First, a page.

Because most dog owners learn of their dog’s aggression when it bites someone, what this means in those states is that the owner is not liable for injuries incurred by the first person the dog bit but will be liable for subsequent bites.
Some states have a combination of strict liability and one-bite rules. For example, in Pennsylvania, the dog’s owner is strictly liable only for medical expenses. To obtain compensation for wage loss or pain and suffering, the victim must show that the dog owner was negligent in protecting others from a known aggressive dog.
All states have exclusions to dog bite liability in cases where the victim trespassed, deliberately provoked the dog, or the bite occurred during the normal scope of duties for a dog working for law enforcement.
The evidence needed to prove your claim depends on the state’s liability rules for claims. In strict liability states, you generally only have to prove that you were legally on the property or in a public place when the bite occurred. If you have to prove negligence, you must show that the dog owner knew or had reason to know their dog was capable of aggression and failed to restrain it properly.
In some states, you can seek punitive damages in a dog bite claim. Punitive damages refer to compensation paid to the claimant, not for the expenses and impacts of their injury but to financially punish someone for particularly egregious behavior, such as knowingly allowing a vicious dog to roam freely or commanding the dog to bite someone. The claimant sometimes requests punitive damages if the case goes to trial, and the court determines the amount of these damages.
Several circumstances can make an individual responsible for their injuries, even in strict liability states, such as being bit by a dog while trespassing, committing a crime, or after teasing or provoking the dog.
How Long It Has Been Since You Were Injured
Each state has a statute of limitations on personal injury claims. This refers to the deadline set by state lawmakers for filing the claim as a lawsuit in court. In most states, the statute of limitations is between one to four years after the dog bite date. Failing to file the claim before the statute of limitations expires will generally result in losing the ability to use the court system to seek compensation for your dog bite injuries.
While most dog bite claims are resolved through settlement before trial, letting the statute of limitations expire on your claim will likely negatively impact your ability to obtain a settlement. This action negatively impacts your case because the insurance company knows you have no legal recourse if they do not pay the claim. Another essential service your dog bite injury attorney can provide for you is the management of the timelines in your claim to protect your option to file a lawsuit.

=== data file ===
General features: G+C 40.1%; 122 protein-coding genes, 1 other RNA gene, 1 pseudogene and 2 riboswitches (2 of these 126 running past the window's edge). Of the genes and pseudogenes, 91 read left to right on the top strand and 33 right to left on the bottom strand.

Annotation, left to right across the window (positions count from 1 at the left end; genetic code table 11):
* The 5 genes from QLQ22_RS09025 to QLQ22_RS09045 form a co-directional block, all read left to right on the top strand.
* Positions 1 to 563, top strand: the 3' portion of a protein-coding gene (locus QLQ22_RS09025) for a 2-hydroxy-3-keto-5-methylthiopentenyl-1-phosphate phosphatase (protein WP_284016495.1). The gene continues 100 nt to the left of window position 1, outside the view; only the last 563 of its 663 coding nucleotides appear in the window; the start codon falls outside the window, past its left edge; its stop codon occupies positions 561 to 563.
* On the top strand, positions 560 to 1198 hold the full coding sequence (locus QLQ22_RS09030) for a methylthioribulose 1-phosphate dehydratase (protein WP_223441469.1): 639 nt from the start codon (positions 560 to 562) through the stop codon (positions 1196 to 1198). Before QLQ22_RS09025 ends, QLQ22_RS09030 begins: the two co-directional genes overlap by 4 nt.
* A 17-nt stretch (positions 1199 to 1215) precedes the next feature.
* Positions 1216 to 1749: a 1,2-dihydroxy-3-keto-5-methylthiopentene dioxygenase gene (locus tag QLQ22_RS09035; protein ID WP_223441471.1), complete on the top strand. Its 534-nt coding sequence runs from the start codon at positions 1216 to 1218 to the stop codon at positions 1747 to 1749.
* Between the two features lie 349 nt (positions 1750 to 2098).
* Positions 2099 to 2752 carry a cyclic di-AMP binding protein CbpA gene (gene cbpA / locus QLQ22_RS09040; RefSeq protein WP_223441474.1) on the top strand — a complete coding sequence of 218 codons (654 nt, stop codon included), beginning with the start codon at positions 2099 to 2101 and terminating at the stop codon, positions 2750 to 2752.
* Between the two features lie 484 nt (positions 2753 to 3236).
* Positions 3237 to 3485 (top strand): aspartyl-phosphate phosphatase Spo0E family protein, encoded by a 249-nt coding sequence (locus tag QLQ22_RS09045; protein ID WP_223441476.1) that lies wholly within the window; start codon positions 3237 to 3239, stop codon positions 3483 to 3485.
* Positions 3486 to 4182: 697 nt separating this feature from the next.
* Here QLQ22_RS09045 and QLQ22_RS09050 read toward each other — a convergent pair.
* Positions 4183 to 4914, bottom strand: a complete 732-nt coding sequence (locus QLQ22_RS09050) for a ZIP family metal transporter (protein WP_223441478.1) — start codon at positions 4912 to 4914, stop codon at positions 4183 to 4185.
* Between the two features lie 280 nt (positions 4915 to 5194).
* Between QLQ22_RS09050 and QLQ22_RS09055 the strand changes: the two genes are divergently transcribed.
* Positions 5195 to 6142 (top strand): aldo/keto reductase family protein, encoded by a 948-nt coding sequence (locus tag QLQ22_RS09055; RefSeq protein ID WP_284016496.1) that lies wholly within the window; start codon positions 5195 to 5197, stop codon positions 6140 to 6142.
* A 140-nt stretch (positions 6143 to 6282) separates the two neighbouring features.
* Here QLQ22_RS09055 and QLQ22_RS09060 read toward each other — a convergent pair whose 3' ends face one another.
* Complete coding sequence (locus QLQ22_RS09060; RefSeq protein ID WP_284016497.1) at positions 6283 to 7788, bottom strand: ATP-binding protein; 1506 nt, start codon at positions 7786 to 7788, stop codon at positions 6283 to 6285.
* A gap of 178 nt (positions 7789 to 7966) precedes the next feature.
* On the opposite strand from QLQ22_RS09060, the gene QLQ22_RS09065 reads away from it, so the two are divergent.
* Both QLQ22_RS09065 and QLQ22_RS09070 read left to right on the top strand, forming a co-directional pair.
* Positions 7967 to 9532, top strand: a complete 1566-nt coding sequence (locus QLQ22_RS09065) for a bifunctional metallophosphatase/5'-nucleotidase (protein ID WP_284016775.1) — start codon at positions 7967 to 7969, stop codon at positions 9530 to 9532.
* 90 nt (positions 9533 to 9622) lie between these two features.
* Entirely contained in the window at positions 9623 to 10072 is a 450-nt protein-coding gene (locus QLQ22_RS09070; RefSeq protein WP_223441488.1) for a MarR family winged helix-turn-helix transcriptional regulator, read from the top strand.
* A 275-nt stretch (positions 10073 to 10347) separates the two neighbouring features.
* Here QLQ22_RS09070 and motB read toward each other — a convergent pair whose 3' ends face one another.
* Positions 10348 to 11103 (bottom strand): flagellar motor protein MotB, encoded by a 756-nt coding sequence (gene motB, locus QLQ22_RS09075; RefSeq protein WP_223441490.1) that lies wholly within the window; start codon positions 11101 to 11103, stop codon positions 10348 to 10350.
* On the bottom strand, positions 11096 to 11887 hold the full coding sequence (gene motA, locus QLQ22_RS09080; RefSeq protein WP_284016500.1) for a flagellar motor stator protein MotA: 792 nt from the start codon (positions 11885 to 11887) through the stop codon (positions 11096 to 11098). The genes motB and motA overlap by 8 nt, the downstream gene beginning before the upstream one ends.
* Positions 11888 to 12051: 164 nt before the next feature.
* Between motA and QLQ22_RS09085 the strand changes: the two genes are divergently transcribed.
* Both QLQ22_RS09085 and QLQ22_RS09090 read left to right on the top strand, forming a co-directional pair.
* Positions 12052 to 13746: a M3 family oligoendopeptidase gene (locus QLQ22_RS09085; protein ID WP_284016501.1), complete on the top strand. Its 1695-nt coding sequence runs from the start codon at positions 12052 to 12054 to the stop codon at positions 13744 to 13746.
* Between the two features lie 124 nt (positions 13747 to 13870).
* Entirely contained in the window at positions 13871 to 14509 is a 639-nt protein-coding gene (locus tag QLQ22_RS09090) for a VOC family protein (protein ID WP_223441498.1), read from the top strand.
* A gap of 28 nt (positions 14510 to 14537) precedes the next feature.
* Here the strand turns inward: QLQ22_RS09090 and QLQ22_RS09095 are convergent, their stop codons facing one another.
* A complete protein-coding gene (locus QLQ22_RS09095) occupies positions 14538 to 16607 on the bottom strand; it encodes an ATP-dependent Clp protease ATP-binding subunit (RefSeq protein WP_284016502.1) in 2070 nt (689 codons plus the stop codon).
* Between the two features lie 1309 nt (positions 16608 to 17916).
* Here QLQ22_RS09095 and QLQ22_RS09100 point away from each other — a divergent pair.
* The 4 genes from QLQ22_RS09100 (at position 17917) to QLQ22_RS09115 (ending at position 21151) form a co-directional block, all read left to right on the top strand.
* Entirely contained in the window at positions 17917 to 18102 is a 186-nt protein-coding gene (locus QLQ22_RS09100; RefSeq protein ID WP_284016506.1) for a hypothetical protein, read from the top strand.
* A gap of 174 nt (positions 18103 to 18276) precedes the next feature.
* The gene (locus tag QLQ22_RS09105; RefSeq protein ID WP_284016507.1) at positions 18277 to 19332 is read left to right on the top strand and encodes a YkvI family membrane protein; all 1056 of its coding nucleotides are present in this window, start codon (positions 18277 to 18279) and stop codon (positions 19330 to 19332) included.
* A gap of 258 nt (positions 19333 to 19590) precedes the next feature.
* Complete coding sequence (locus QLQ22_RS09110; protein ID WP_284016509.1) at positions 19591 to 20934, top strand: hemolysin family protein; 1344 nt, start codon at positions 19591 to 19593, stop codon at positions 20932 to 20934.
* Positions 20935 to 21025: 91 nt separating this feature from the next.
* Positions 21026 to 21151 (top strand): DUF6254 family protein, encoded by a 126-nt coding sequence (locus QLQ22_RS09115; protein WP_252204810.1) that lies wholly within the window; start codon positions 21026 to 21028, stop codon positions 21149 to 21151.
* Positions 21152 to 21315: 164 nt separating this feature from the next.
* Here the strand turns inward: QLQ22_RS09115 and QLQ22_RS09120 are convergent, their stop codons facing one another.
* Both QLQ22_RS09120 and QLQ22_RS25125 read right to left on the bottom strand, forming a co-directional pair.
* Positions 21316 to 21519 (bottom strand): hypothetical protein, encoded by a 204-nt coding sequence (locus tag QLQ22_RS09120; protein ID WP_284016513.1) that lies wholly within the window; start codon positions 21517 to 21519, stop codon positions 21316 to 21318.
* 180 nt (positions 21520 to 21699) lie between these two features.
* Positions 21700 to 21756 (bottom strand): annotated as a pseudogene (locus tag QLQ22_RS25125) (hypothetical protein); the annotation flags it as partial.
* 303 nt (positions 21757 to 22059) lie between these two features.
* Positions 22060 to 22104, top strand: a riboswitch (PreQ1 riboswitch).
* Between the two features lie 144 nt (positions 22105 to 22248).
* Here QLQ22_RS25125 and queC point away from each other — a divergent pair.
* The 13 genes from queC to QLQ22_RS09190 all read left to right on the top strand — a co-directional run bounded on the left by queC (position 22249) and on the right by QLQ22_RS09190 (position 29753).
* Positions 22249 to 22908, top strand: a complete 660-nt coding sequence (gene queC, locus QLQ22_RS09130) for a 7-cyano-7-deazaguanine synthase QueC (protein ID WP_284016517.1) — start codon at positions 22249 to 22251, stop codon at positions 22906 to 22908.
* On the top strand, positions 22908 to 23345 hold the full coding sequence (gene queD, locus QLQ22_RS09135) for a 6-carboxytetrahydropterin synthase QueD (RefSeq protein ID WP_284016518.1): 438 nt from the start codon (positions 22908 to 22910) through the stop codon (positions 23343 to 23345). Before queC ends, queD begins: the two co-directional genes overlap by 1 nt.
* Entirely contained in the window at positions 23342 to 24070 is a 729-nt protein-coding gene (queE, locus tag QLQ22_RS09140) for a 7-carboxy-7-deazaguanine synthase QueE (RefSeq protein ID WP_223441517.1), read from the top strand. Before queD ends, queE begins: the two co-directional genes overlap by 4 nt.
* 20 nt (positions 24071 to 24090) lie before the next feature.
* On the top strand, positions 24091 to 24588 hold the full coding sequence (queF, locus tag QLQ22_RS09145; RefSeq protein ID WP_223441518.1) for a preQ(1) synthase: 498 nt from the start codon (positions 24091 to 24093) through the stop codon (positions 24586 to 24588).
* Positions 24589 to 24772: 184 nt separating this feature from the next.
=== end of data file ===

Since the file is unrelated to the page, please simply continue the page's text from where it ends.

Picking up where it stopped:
The statute of limitations applies only to filing the claim in court. The case does not have to resolve within that timeframe. Learn more of your rights after a dog bite injury from an experienced lawyer.
Your Patience With the Process
The process may take longer if you have serious injuries that need more compensation.
To value your claim, your attorney will likely wait until you have reached maximum medical improvement, which is the point when continued treatment of your injury may no longer result in meaningful recovery. This is when there is a clear picture of your expenses and impacts, current and future.
Once your attorney has valued the claim and gathered the evidence and documentation to prove its value, the demand will go to the dog owner's insurance provider. A claims adjuster will be assigned to the claim to investigate the details of the bite. Your medical treatment and determine how much compensation you deserve.
The claims adjuster can either accept or deny the claim as submitted. They can also offer a settlement, an out-of-court agreement to resolve the claim for less than its established value. A settlement offer can come before or after you file a lawsuit, and even after the trial begins.
Your attorney can negotiate with the claims adjuster on your behalf to get them to increase their offer. They can also evaluate your claim and tell you what amounts to a fair settlement. However, one thing your attorney cannot do is make the critical decisions in your claim for you.
Individuals who cannot wait for a better offer often agree to accept a settlement even if it is lower than they wanted or needed. However, the risk involved in that decision is that there will not be enough money to fully compensate for the expenses of the injury, leaving the claimant to pay the rest of the expenses out of pocket.
Do you have more questions about the process of obtaining compensation for a dog bite injury? Contact a personal injury attorney for a free case evaluation.